The amount of minerals in spring water isn’t substantial, so it doesn’t provide additional health benefits compared with other water. However, many people enjoy the taste.

2. Mineral water

To be labeled mineral water, this type of bottled water must contain at least 250 parts per million total dissolved solids. It differs from other types of bottled water due to minerals and trace elements that are present at the water source. Minerals cannot be added later, according to FDA rules.

3. Alkaline water 

Multiple brands manufacture alkaline water, which is altered to a higher pH. Alkaline water can be more expensive than other bottled water, but studies have yet to prove its health benefits. Some claim it can neutralize acid in the bloodstream, give better workout recovery and help prevent disease. A 2021 Iranian study found it may improve bone density in postmenopausal women with osteoporosis. The science on these claims is limited, and studies are generally small or in animals, not humans. Larger studies are needed to evaluate any potential health benefits.

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“The body does an incredible job at keeping our pH within a very tight and controlled range. Consuming more alkaline water will not shift your pH outside of its normal range,” says Jen Hernandez, a registered dietitian who specializes in helping people with kidney disease.

Some suggest drinking alkaline water may help those who suffer from acid reflux, but Hernandez is skeptical.

“Adding this type of water into a very acidic environment, like the stomach, which is supposed to be producing acid to help us with digestion and breaking down foods, is almost counterintuitive,” Hernandez says.

4. Water with vitamins

Some manufacturers enhance water with vitamins. This water usually comes in sugar-sweetened and sugar-free options. In some brands, a 20-fluid-ounce bottle has up to 27 grams of added sugar (50–100 percent of the daily recommended limit), so those watching sugar content should check labels. Sugar-free options use stevia, monk fruit or artificial sweeteners.

Vitamin-infused waters may contain more than 100 percent of the daily recommended value of vitamins B and C. These are water-soluble vitamins, meaning that the kidneys will excrete any excess in your urine.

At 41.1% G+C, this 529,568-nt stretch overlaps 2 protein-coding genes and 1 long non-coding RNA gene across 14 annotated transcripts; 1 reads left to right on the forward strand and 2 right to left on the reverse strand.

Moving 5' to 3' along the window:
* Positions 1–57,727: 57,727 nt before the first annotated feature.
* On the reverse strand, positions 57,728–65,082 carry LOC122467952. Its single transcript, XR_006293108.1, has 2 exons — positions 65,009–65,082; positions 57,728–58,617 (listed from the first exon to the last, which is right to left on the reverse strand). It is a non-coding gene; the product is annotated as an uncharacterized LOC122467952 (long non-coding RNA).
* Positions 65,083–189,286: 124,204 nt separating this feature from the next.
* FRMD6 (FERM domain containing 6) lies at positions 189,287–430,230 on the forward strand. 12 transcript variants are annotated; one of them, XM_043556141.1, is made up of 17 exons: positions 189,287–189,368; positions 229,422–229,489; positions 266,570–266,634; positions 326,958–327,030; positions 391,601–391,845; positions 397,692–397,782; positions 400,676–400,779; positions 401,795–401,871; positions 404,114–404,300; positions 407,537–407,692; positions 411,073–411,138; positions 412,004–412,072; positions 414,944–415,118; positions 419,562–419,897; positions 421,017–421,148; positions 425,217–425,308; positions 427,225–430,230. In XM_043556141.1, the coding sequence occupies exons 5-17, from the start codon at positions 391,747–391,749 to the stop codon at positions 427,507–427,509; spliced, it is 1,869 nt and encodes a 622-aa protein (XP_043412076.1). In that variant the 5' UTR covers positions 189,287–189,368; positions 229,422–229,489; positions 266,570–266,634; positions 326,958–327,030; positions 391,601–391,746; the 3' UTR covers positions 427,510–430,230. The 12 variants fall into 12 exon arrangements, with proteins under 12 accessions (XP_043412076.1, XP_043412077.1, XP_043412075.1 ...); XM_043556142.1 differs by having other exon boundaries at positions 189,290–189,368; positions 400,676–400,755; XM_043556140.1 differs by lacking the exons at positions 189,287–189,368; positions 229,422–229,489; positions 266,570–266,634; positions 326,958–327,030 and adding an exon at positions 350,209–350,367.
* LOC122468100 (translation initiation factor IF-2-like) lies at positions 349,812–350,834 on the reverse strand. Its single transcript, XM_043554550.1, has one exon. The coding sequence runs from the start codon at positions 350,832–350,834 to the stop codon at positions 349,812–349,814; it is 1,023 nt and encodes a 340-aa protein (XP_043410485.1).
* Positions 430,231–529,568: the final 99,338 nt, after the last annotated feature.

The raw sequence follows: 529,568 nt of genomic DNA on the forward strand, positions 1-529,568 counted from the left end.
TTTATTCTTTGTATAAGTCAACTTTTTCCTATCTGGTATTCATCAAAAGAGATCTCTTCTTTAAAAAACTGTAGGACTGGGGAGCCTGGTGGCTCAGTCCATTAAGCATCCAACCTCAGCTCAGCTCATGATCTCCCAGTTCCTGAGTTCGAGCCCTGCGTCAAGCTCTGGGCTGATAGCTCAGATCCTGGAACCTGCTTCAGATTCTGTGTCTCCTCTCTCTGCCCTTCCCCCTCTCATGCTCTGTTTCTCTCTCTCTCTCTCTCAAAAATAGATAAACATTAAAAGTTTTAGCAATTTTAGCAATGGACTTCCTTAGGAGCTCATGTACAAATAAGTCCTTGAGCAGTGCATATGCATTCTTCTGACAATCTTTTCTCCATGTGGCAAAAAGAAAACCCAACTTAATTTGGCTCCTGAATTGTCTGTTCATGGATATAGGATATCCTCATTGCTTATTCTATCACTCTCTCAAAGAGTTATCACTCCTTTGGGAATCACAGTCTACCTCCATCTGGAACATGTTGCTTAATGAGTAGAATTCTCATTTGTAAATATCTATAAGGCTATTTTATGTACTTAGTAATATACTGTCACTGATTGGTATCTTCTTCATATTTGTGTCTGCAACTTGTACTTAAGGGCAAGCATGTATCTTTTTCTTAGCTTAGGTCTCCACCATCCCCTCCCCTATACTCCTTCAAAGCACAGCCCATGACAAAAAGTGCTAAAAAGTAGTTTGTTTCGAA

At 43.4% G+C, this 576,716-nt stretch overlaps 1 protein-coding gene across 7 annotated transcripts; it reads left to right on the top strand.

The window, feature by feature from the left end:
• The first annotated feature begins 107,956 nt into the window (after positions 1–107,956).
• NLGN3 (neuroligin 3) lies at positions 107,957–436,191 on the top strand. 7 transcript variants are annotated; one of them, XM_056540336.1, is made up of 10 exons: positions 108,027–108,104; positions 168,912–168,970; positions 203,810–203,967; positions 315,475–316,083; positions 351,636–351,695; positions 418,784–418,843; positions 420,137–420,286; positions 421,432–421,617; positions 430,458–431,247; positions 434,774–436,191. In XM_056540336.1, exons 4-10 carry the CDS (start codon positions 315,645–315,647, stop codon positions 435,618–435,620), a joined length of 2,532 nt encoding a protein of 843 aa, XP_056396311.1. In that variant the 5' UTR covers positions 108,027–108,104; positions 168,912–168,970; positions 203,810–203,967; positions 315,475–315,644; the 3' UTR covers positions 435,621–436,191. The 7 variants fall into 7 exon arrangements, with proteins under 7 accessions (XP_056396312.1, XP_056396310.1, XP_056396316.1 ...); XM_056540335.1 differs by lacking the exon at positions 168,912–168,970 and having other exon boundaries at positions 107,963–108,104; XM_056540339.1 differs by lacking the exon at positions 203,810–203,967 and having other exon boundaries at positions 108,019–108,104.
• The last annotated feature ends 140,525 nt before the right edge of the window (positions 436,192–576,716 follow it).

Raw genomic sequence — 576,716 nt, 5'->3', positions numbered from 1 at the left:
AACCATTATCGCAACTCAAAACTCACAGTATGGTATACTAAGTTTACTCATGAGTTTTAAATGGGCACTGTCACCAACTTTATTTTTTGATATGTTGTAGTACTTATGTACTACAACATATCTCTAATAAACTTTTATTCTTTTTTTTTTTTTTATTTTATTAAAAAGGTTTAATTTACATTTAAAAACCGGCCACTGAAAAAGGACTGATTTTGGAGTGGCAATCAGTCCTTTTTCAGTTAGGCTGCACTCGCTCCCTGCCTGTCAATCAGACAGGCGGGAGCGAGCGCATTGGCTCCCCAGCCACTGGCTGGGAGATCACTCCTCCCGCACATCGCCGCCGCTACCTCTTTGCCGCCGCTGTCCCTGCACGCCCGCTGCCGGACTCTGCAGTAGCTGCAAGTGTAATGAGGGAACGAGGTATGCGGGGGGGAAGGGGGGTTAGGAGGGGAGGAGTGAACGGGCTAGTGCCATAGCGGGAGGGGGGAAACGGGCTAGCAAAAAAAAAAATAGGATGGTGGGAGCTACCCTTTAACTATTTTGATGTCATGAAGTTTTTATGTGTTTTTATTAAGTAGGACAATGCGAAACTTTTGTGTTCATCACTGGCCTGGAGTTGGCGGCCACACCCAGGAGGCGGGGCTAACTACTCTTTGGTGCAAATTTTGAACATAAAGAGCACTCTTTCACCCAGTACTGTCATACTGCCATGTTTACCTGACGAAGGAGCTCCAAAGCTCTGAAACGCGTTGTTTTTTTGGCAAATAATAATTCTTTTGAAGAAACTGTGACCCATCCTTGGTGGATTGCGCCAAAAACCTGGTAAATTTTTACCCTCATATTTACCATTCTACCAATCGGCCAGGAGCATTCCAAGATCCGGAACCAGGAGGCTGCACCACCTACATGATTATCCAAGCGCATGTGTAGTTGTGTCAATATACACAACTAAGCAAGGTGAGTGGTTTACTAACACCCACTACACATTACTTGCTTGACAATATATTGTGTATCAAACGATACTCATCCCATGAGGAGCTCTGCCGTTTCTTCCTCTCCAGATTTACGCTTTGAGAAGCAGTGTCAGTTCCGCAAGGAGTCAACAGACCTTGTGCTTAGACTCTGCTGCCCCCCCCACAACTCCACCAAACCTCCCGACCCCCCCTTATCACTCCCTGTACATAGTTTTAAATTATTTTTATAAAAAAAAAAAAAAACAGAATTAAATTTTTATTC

“So you’re just going to pay for expensive urine at that point. ... Your body is going to say, ‘I don't need this quantity,’ ” Hernandez says. “It is ideal to get our vitamins from foods as they provide many other benefits and nutrients.”

5. Electrolyte water

Sports drinks are intended for athletes who lose a lot of fluid and electrolytes through sweat. Such drinks often aren’t necessary for moderate exercisers or sedentary people. Electrolyte water may be beneficial short-term under certain circumstances, such as when people are exercising for long periods, have prolonged exposure to heat or are ill with vomiting and diarrhea. Experts say regular water is usually sufficient for meeting moderate exercise hydration needs.

6. Hydrogen water

Hydrogen water is plain water with hydrogen gas added to it. The water can be bought with the hydrogen in it, or people can purchase hydrogen tablets to add to water at home.

Hydrogen water is gaining interest due to its potential health benefits. A 2024 review of studies found that it may have antioxidant and anti-inflammatory properties, as well as improve physical endurance. Most studies have been small, and research is mixed. Further rigorous research is needed to confirm any benefits.

7. Purified water

Plain bottled water is not merely tap water in a bottle, although some bottled water does come from municipal sources. To be labeled purified, the water goes into a production plant and through a process that can include distillation, deionization or reverse osmosis, according to the International Bottled Water Association. It is then sold in individual, sanitary, sealed containers.

Is one type better?

Most people get the electrolytes and minerals they need from food, not fluids. The amount in drinking water is relatively low and not enough to meet our dietary needs.

Is there a best daily drinking water? Some say the right water is the one you will drink. Many people enjoy the taste and convenience of bottled water and prefer it to tap water.

On the other hand, purified, highly regulated, readily available tap water is likely coming from your kitchen faucet. With additional home filters, cost-effective tap water is an excellent daily drinking choice, and there are no toxins from plastic bottles.

Having a pitcher of filtered tap water on the counter at home, in sight as a reminder, can be great for hydration needs, Hernandez says.

Hard Water Vs. Soft Water

Many households have soft water, but it isn’t a requirement. A water softener removes the water’s hardness, caused by calcium and magnesium, and replaces it with sodium.

Some may wonder if their soft water tastes salty. Some sources say that’s a myth; others say people with very discerning taste buds may notice it.

The amount of sodium in one 8-ounce glass of softened water is about 12.5 milligrams (the recommended daily intake is 2,300 mg). Soft water is safe for the general public, but those with strict low-sodium diets may need their doctor’s guidance on water selection.

To avoid drinking soft water, you can switch to a nonsalt-based softening system (using potassium instead) or add a reverse osmosis system to your kitchen supply. Other solutions include having the water softener hooked up to your hot water to reserve for laundry, bathing and cleaning.

Video: 5 Signs of Dehydration